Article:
Glitches in the tabulation of standardized test results has delayed the release of district report cards across the state by several months. In District 91, Superintendent Randolph Tinder said he expects to receive word on the schools’ performance in four or five weeks, based on a recent meeting with ranking members of the state Board of Education.
“It was a good meeting and this was probably the single most discussed topic,” Tinder said.
During a Dec. 5 meeting of the Illinois Association of School Administrators, Tinder said the reporting of student test results and other data included in the annual report cards was a hot issue among association members. The group met with members of the state’s education office and asked when the information will be made available.
Tinder is the president of the IASA.
A spokesperson for the Illinois Board of Education, Andrea Preston, disputed the timeline offered by Tinder. According to Preston, the data sets are not completed yet. Once the student’s test scores are finalized, it will be another four to five weeks before student reports are generated.
“ISBE also cannot begin to prepare school and district report cards until assessment data are final,” Preston said in a written statement.
Illinois law mandates that each public school district disseminate copies of its annual report card by Oct. 31.
“Obviously, we didn’t make that because they didn’t send it,” Tinder said.
In addition to informing the public on student performance, Tinder said the reports are valuable because they help teachers make midstream adjustments to their curriculum. However, if the information isn’t available until well into the school year, it’s tough to make meaningful changes.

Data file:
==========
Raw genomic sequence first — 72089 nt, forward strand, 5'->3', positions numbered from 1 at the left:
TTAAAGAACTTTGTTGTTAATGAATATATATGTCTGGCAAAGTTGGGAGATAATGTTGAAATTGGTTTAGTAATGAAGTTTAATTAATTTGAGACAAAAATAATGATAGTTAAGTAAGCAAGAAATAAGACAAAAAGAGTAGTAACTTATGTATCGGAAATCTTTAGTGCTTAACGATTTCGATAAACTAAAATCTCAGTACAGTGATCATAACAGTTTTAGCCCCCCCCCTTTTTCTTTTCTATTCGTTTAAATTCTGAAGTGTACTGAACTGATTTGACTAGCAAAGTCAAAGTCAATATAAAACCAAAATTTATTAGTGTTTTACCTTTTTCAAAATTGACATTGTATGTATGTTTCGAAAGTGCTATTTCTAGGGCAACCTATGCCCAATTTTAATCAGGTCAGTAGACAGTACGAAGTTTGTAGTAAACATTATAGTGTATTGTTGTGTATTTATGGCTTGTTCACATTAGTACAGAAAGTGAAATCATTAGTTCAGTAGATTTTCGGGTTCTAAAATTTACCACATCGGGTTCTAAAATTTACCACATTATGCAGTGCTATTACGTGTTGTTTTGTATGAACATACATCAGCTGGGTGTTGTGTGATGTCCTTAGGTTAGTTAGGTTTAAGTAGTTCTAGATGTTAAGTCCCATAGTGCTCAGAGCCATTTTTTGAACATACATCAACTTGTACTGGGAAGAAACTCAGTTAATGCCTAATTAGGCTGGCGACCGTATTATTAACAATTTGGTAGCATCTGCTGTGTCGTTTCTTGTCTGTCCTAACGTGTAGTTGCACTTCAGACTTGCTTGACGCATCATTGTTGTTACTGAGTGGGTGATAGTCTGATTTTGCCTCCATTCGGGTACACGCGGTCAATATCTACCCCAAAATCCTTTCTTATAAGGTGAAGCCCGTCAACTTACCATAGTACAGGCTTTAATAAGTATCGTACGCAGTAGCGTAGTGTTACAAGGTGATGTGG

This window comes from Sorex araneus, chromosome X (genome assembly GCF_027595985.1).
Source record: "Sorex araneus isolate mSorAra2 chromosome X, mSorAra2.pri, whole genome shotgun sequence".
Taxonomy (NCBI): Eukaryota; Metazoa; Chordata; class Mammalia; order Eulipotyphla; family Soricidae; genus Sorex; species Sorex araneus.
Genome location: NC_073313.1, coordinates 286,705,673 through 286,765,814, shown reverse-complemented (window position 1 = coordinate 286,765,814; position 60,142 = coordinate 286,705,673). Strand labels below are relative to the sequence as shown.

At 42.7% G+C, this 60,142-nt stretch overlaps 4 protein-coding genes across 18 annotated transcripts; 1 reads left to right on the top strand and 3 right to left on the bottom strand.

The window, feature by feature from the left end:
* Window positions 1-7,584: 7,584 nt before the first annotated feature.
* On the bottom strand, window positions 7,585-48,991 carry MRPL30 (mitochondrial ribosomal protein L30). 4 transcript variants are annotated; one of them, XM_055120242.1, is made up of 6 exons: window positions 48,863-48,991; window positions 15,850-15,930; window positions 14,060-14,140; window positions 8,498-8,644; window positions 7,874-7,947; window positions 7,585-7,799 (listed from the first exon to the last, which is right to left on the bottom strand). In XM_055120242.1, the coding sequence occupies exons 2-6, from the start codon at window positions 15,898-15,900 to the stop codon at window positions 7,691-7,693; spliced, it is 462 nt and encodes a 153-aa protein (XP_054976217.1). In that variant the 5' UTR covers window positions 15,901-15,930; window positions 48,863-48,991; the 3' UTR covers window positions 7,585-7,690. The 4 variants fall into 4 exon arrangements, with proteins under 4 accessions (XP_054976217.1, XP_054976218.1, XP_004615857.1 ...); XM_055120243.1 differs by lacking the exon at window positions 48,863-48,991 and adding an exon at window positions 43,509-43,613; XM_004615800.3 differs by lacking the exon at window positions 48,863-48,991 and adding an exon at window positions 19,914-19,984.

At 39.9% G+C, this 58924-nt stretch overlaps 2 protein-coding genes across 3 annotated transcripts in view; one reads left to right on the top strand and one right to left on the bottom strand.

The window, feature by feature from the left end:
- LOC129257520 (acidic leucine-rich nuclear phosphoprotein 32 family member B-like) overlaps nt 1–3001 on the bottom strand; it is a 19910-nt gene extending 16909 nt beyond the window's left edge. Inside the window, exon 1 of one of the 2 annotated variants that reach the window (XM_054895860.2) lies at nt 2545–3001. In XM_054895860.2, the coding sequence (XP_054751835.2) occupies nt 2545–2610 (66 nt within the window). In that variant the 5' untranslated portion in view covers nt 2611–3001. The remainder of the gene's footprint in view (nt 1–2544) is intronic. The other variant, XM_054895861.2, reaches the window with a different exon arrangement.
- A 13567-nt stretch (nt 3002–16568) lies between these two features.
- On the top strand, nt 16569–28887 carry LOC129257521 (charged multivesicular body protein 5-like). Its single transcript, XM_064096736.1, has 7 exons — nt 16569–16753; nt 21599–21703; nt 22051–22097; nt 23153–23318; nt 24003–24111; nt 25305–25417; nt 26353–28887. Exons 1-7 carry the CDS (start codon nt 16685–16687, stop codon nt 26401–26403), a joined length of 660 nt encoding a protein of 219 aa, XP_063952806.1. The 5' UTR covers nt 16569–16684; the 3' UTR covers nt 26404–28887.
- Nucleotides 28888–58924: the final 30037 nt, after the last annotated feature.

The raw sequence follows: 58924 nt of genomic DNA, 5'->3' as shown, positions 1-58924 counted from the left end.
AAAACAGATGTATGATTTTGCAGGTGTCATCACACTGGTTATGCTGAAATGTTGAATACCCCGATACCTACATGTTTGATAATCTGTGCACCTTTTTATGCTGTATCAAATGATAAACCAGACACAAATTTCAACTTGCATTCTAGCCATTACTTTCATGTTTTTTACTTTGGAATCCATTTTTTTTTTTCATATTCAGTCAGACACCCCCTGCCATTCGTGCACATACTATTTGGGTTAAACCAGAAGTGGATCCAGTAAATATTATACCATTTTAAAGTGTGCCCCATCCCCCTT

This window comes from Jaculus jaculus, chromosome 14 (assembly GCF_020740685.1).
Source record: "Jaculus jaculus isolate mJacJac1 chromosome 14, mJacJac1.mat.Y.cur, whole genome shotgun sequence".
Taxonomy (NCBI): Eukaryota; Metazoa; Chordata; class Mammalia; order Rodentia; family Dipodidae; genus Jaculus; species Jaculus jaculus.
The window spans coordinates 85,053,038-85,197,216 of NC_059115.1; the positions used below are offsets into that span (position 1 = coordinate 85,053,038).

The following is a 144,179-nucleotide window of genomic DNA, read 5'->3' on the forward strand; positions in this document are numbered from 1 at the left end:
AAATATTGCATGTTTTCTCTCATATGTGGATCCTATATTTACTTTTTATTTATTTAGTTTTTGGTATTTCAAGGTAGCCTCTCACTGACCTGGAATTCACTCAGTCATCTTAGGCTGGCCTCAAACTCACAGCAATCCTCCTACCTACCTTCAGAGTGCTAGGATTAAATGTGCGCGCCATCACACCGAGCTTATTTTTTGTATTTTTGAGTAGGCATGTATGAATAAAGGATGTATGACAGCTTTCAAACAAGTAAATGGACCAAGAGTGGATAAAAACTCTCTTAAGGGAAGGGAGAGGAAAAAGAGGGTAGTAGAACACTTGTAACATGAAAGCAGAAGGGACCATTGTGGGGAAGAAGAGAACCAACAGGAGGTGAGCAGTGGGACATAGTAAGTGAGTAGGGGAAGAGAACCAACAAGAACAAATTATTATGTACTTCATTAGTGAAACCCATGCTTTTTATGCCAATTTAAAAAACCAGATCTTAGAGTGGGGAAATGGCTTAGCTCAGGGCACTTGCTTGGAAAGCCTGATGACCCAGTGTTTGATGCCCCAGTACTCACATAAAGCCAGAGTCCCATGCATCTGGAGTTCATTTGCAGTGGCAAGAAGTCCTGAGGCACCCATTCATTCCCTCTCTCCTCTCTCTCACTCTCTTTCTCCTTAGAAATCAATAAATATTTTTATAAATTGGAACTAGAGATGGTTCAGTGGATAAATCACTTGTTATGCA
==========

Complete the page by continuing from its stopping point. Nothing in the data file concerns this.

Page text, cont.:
More importantly, Tinder said, these report cards are also the basis for any school improvement plans that may be required under the federal education act, No Child Left Behind. Schools that fail to reach certain achievement benchmarks are required to explain how they will correct the shortcomings.
Results of the Iowa Test administered to students in grades 2 through 8 are incorporated into the report, but not used by the state or federal government in determining student performance. The Illinois Standards Achievement Test is taken by kids in grades 3, 4, 5, 7 and 8. This exam is used to determine whether a school is making “adequate yearly progress” under NCLB.
“That’s the really high stakes test,” Tinder said.
For several years the district has struggled to bring math scores for African American eighth-graders up to state standards. According to the 2005 district report card, more than 77 percent of black eighth-grade students failed to meet state standards. Just 1.5 percent of the same students tested at the highest level of proficiency for math.
Middle school Principal Karen Bukowski has submitted several school improvement plans under NCLB to address these lagging scores. In anticipation of the next round of results, Tinder said he is confident that progress is being made.
“We’ve addressed those issues and feel pretty good about that,” Tinder said. “We’re doing OK. We’re not setting the world on fire, but we’re doing OK.”